Jon Katz, P.C.

Police videotaping should be available to the public- Fairfax criminal lawyer

Police videotaping should be available to the public- Fairfax criminal lawyer

Police videotaping should be routine and available to the public, unless counterbalanced by sufficient concerns for protecting suspects’ privacy and for not blowing open an ongoing criminal investigation. As a Fairfax criminal lawyer, I know that an incident picture and video can be worth a thousand words, compared with the usually much briefer police reports that often miss vital details and nuances beneficial to the criminal defense side.

What is the Los Angeles police department hiding by refusing media access to police videotaping?

The Los Angeles, California police department, according to CBS Los Angeles, consistently declines to release its incident videos to the press. Nonetheless, the news media obtained such video footage apparently from a suspect’s criminal defense lawyer, with the video purportedly contradicting a police claim that hit and run suspect Ronald Shields was found with cocaine in his front pocket, versus on the ground near his wallet. While I would want to see all the video footage and police report before forming my final judgment, the video excerpts here seem clearly to contradict the police claim that the cocaine was seized from the defendant’s front pants pocket.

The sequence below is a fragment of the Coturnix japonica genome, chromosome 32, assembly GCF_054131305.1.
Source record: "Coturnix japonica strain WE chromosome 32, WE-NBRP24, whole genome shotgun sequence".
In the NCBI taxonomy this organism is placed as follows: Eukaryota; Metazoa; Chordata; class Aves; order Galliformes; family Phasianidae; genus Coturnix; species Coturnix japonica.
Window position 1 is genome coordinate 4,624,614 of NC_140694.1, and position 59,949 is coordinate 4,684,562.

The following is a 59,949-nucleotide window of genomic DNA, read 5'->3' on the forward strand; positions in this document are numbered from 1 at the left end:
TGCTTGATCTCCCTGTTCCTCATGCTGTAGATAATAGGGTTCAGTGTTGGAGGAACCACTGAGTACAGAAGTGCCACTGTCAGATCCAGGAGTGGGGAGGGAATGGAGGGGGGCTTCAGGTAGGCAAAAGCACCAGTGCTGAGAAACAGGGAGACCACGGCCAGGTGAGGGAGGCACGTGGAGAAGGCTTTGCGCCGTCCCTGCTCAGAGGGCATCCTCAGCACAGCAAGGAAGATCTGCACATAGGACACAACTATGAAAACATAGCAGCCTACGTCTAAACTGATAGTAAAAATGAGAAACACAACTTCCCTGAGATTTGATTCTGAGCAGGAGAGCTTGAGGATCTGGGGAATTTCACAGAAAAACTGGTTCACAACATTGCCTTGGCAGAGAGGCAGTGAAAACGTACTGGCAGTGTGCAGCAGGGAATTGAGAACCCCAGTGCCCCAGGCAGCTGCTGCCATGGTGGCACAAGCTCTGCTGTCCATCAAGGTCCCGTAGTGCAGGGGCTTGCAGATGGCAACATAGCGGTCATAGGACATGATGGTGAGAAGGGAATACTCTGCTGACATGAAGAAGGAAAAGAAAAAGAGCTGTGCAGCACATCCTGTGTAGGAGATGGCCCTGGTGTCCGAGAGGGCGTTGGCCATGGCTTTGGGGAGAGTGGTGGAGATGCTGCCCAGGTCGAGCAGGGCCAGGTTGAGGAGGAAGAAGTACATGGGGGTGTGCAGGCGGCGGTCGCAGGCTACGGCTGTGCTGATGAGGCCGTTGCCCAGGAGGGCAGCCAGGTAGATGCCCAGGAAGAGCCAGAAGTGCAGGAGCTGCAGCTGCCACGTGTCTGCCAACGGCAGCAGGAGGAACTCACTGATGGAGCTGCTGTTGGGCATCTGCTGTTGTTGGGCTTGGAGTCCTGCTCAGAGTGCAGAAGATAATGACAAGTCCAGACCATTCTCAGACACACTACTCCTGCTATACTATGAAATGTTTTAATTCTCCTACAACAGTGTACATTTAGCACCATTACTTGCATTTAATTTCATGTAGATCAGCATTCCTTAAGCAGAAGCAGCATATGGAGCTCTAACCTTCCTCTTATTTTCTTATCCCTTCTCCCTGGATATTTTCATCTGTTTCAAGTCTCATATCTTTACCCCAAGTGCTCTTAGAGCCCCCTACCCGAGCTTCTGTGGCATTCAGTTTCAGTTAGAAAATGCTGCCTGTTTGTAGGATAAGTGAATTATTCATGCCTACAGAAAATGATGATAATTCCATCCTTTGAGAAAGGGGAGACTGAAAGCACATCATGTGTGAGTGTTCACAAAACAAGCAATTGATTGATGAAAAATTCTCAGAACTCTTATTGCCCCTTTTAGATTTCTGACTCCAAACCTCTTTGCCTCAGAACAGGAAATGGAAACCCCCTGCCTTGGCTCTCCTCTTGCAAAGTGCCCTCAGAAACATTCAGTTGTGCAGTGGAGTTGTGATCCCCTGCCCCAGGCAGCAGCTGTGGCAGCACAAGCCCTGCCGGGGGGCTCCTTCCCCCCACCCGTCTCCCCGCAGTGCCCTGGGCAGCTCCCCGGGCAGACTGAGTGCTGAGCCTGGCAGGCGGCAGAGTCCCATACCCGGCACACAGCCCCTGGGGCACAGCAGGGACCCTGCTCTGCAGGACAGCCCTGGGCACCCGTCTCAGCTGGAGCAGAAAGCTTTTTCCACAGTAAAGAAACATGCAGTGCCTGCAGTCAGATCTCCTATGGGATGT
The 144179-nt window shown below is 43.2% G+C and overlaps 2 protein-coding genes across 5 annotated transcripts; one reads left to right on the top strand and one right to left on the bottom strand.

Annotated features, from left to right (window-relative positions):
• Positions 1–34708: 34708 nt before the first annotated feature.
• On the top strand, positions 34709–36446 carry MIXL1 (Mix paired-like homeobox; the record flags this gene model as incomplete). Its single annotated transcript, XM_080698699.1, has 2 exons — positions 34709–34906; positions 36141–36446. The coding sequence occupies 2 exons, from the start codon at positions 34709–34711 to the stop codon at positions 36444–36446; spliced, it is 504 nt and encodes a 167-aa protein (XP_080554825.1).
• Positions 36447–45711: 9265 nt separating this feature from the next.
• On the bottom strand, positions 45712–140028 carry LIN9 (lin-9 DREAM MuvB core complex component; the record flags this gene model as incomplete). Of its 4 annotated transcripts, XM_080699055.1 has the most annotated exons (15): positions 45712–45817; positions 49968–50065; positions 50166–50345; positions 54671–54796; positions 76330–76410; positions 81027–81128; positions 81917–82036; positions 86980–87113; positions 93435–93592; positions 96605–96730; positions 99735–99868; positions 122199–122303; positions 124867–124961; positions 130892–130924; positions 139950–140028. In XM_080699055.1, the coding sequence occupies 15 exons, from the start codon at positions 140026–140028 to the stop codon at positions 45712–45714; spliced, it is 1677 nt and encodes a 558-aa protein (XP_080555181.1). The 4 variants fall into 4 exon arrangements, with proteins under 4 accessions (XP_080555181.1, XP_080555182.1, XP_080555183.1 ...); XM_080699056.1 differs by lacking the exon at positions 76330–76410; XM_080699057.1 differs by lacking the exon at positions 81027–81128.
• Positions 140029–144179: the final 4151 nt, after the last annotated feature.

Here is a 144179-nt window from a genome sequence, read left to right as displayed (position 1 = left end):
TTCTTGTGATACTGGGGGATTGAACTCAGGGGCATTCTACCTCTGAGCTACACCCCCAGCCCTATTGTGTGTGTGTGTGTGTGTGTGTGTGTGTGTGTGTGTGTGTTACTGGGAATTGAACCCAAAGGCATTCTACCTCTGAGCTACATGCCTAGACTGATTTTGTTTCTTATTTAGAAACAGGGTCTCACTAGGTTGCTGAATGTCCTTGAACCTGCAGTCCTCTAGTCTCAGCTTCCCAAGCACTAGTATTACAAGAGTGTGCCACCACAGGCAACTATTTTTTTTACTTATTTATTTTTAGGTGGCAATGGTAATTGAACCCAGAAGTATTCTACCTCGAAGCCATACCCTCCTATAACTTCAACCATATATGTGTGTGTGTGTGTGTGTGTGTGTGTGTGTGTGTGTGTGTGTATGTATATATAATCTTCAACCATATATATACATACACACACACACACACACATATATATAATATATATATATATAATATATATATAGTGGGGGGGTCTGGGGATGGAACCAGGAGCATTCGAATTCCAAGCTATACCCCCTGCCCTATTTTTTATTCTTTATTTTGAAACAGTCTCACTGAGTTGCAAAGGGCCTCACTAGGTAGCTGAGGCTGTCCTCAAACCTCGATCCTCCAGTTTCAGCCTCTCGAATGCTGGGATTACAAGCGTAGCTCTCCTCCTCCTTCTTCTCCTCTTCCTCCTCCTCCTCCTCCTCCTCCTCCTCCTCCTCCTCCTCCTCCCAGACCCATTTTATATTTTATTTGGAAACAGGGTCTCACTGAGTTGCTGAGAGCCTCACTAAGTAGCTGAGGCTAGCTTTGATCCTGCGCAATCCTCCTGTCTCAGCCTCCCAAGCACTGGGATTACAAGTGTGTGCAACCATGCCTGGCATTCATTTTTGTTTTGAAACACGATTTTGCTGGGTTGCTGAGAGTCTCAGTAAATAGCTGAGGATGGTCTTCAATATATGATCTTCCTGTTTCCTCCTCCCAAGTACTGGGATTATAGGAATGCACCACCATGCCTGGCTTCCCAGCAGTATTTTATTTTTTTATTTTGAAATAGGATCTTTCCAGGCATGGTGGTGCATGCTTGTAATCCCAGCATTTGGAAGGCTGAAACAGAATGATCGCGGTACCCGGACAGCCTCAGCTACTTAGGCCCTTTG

As to why a police officer would plant evidence in the face of police videotaping, the news story points out that the officer may have overlooked that he was not deleting the purported drug-planting part of the video when turning on his videocamera.

Police and other humans are not immune from telling falsehoods, says Fairfax criminal lawyer

As a Fairfax criminal lawyer, I know that police, being human, are not immune from falsifying and planting evidence. An important safeguard to reduce police prevarication is to have all police encounters videotaped and audiotaped, and to substantially shrink the police force in order to do a better job at hiring the best candidates, and at training, retaining, promoting and rewarding police who do a good job. One practical way to shrink the police force is to heavily reduce the supply of arrestees by legalizing marijuana, gambling and prostitution; heavily decriminalize all other drugs; eliminate per se  guilty rules in DUI cases, and eliminate mandatory minimum sentencing.

Jurors, judges and prosecutors need to know that police are not immune from telling falsehoods. Police should not be cloaked in any more credibility than any other witness who testifies in court.

Fairfax, Virginia, criminal lawyer Jonathan L Katz successfully stands up to police and prosecutors seeking to convict his clients. To discuss your case with Jon, please call his staff at 703-383-1100 to schedule a confidential appointment.